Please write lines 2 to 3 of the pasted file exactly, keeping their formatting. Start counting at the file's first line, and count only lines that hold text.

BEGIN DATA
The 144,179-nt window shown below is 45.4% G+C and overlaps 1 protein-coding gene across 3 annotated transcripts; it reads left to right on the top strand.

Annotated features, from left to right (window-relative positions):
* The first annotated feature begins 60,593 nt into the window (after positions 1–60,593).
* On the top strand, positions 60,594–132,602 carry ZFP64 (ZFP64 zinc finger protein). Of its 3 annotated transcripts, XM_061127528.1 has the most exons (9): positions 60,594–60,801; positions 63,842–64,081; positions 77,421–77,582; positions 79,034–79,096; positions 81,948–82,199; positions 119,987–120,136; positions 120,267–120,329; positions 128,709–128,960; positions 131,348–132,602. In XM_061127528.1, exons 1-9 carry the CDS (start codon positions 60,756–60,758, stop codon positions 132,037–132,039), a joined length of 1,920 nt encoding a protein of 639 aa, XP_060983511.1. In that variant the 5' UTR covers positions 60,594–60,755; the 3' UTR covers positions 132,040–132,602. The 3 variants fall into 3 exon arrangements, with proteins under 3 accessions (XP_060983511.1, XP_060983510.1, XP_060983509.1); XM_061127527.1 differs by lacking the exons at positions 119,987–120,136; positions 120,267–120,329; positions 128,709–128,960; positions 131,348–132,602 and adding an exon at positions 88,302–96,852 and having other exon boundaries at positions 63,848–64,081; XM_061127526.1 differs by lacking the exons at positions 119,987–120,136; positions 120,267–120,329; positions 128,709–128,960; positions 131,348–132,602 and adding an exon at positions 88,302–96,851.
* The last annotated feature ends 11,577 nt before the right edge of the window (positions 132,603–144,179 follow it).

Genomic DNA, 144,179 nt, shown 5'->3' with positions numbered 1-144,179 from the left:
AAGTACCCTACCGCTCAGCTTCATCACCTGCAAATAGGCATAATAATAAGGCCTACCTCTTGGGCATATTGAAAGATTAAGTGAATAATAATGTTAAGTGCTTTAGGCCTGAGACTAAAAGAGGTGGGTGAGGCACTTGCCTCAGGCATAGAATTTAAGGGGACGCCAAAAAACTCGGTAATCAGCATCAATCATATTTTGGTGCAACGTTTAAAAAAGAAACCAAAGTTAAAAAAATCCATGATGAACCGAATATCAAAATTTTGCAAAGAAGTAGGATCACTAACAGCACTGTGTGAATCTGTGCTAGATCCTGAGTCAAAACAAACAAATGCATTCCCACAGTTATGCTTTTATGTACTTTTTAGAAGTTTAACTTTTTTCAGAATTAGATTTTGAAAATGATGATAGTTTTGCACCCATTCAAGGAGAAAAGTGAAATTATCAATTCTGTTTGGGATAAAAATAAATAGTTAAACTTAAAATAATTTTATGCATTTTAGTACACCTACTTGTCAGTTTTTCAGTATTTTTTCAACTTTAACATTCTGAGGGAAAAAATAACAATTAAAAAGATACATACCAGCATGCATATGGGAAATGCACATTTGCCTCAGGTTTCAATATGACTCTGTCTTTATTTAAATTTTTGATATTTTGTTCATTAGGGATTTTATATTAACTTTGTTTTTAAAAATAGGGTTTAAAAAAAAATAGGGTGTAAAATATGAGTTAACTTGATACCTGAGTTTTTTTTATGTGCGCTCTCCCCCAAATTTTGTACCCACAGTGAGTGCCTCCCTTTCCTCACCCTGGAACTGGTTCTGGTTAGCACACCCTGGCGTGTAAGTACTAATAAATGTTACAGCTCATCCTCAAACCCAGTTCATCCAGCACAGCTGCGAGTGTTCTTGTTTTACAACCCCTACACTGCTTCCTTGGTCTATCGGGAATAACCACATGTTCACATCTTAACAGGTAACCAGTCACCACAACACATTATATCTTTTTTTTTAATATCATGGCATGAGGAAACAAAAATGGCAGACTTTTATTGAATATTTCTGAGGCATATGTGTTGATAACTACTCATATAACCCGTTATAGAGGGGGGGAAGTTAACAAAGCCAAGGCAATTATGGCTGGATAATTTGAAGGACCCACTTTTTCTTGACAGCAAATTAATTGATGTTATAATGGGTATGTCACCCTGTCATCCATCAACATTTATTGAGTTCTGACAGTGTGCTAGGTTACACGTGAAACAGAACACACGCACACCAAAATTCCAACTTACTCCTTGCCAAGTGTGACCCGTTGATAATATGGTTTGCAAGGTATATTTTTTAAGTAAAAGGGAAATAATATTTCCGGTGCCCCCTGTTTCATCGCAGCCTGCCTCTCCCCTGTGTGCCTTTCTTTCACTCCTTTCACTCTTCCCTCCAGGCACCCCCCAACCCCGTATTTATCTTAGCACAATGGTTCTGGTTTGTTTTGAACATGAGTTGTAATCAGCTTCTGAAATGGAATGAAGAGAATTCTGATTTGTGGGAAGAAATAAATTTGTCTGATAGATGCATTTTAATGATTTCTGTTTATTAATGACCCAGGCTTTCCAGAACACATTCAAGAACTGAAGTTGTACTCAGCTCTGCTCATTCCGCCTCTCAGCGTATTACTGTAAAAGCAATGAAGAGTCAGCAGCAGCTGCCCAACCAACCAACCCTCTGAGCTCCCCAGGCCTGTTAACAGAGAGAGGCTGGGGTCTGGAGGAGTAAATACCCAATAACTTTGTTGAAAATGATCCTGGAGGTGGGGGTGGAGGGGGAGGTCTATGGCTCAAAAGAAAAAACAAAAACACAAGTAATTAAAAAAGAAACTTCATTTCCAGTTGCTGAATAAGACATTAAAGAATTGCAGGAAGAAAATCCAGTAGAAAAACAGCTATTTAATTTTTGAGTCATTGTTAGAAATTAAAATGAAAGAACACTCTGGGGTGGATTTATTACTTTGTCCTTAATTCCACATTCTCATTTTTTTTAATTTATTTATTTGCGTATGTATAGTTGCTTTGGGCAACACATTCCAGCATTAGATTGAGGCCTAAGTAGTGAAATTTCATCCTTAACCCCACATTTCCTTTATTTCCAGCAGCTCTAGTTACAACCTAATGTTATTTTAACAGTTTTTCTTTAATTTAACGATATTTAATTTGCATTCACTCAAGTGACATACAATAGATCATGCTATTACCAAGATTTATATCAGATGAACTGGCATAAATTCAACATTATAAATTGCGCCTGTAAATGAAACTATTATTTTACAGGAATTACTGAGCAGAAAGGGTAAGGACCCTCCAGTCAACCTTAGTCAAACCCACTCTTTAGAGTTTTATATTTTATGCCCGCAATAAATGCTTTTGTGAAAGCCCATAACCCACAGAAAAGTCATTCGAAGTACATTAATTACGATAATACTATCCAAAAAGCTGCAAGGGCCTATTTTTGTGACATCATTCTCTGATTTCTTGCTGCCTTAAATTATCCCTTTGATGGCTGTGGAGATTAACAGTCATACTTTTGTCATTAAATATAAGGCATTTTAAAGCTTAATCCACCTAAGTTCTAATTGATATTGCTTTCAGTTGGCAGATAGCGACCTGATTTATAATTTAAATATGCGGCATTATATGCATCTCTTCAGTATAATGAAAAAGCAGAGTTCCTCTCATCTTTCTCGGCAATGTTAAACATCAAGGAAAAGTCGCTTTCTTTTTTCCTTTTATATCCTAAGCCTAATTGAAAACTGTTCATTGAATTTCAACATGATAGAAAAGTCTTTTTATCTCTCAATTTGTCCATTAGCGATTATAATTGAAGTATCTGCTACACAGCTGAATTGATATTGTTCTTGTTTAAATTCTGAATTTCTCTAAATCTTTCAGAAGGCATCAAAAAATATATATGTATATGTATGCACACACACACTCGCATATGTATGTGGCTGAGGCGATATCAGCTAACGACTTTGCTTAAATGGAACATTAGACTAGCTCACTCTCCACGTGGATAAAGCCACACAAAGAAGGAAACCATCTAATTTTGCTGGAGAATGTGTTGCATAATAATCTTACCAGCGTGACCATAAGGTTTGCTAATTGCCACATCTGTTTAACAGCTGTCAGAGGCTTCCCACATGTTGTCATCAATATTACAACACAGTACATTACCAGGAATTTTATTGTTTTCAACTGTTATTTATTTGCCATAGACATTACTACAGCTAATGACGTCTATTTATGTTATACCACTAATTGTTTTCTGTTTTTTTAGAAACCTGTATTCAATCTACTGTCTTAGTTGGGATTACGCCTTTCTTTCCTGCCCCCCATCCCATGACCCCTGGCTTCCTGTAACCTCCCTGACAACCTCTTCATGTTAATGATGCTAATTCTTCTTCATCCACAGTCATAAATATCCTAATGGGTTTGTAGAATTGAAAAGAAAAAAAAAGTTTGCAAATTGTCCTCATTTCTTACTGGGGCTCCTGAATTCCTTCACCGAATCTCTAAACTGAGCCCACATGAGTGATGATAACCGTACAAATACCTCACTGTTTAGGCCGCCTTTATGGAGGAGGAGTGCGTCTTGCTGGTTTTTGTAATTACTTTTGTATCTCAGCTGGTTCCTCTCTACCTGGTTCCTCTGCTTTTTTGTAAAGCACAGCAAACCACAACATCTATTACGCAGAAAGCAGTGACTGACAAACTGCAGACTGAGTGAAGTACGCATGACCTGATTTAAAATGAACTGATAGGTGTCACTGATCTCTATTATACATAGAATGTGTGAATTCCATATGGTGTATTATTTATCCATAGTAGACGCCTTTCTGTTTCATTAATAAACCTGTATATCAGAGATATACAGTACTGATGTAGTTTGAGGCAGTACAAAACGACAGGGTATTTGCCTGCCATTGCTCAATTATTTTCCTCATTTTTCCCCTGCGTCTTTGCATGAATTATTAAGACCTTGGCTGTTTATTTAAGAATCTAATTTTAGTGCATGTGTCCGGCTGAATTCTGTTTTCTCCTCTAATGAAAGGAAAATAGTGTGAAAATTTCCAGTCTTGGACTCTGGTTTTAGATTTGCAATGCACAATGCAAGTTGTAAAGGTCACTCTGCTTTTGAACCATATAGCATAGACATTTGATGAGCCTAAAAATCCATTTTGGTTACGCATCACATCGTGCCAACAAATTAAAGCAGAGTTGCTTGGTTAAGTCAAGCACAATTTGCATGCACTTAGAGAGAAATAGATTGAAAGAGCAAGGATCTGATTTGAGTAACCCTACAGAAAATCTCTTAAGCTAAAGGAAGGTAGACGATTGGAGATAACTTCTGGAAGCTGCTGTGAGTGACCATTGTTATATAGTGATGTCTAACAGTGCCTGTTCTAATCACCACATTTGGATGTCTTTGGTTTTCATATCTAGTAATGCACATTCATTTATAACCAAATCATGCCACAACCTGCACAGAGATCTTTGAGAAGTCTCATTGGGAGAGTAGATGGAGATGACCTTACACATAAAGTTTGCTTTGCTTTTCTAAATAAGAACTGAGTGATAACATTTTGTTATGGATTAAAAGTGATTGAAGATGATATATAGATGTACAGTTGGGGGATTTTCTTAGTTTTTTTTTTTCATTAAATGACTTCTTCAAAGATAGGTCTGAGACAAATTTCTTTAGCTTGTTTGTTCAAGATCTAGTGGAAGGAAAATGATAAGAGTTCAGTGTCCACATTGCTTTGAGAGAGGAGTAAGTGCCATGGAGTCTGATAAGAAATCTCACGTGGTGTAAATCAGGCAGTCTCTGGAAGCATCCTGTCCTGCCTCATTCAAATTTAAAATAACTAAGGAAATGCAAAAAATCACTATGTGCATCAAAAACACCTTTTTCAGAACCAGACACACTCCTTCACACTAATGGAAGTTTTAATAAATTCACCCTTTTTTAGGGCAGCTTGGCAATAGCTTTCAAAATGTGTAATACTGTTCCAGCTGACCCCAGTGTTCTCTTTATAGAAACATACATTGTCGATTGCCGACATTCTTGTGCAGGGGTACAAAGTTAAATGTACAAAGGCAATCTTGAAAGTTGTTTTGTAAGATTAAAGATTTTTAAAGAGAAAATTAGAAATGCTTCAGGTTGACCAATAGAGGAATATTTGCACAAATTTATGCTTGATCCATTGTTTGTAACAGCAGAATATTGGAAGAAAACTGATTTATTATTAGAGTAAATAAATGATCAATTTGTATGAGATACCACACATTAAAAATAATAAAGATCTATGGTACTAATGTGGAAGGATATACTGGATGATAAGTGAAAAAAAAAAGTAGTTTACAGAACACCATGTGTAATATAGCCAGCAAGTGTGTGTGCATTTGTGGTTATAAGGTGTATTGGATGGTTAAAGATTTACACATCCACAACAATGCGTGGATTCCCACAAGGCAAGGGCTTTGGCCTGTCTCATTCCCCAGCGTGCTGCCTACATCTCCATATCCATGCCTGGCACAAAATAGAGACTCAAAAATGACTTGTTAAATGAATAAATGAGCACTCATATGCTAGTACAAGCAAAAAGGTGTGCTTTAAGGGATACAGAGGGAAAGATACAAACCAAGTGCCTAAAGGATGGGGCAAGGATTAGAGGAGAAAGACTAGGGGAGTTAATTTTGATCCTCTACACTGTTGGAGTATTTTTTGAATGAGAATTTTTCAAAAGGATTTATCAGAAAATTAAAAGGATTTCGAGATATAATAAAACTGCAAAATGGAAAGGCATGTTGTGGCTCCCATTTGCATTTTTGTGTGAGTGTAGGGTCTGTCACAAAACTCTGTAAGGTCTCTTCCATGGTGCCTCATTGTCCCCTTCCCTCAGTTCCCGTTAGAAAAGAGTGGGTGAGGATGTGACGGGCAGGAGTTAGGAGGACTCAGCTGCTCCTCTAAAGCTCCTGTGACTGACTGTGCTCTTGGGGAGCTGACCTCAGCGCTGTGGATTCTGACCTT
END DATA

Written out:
Annotated features, from left to right (window-relative positions):
* The first annotated feature begins 60,593 nt into the window (after positions 1–60,593).